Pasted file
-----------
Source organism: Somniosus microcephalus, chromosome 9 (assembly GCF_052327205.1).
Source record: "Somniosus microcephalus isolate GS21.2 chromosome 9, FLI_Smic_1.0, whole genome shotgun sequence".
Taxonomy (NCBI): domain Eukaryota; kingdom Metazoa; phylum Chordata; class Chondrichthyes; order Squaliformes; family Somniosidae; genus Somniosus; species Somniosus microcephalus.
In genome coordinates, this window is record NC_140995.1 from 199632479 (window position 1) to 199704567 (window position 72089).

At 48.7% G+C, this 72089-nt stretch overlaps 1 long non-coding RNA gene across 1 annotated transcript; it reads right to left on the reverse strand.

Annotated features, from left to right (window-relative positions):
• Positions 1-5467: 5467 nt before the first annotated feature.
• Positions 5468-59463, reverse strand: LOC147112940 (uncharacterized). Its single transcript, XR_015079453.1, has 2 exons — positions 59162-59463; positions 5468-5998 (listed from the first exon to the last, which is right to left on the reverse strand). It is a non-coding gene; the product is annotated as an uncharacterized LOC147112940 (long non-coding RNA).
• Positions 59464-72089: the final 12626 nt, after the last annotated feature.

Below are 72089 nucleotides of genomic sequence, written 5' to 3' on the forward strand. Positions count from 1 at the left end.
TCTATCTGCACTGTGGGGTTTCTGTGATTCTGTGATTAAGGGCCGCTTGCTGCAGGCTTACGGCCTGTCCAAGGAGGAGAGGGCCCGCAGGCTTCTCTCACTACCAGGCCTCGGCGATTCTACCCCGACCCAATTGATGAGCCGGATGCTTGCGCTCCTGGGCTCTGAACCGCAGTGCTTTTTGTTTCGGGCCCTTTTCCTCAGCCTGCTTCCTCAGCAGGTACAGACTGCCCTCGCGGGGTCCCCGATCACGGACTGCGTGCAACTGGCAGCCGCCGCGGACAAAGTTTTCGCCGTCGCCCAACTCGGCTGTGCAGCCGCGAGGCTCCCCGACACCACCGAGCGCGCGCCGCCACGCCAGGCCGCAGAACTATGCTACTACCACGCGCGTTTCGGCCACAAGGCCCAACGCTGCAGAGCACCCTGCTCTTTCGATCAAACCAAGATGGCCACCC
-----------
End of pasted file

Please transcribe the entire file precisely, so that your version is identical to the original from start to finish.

Source organism: Somniosus microcephalus, chromosome 9 (assembly GCF_052327205.1).
Source record: "Somniosus microcephalus isolate GS21.2 chromosome 9, FLI_Smic_1.0, whole genome shotgun sequence".
Taxonomy (NCBI): domain Eukaryota; kingdom Metazoa; phylum Chordata; class Chondrichthyes; order Squaliformes; family Somniosidae; genus Somniosus; species Somniosus microcephalus.
In genome coordinates, this window is record NC_140995.1 from 199632479 (window position 1) to 199704567 (window position 72089).

At 48.7% G+C, this 72089-nt stretch overlaps 1 long non-coding RNA gene across 1 annotated transcript; it reads right to left on the reverse strand.

Annotated features, from left to right (window-relative positions):
• Positions 1-5467: 5467 nt before the first annotated feature.
• Positions 5468-59463, reverse strand: LOC147112940 (uncharacterized). Its single transcript, XR_015079453.1, has 2 exons — positions 59162-59463; positions 5468-5998 (listed from the first exon to the last, which is right to left on the reverse strand). It is a non-coding gene; the product is annotated as an uncharacterized LOC147112940 (long non-coding RNA).
• Positions 59464-72089: the final 12626 nt, after the last annotated feature.

Below are 72089 nucleotides of genomic sequence, written 5' to 3' on the forward strand. Positions count from 1 at the left end.
TCTATCTGCACTGTGGGGTTTCTGTGATTCTGTGATTAAGGGCCGCTTGCTGCAGGCTTACGGCCTGTCCAAGGAGGAGAGGGCCCGCAGGCTTCTCTCACTACCAGGCCTCGGCGATTCTACCCCGACCCAATTGATGAGCCGGATGCTTGCGCTCCTGGGCTCTGAACCGCAGTGCTTTTTGTTTCGGGCCCTTTTCCTCAGCCTGCTTCCTCAGCAGGTACAGACTGCCCTCGCGGGGTCCCCGATCACGGACTGCGTGCAACTGGCAGCCGCCGCGGACAAAGTTTTCGCCGTCGCCCAACTCGGCTGTGCAGCCGCGAGGCTCCCCGACACCACCGAGCGCGCGCCGCCACGCCAGGCCGCAGAACTATGCTACTACCACGCGCGTTTCGGCCACAAGGCCCAACGCTGCAGAGCACCCTGCTCTTTCGATCAAACCAAGATGGCCACCC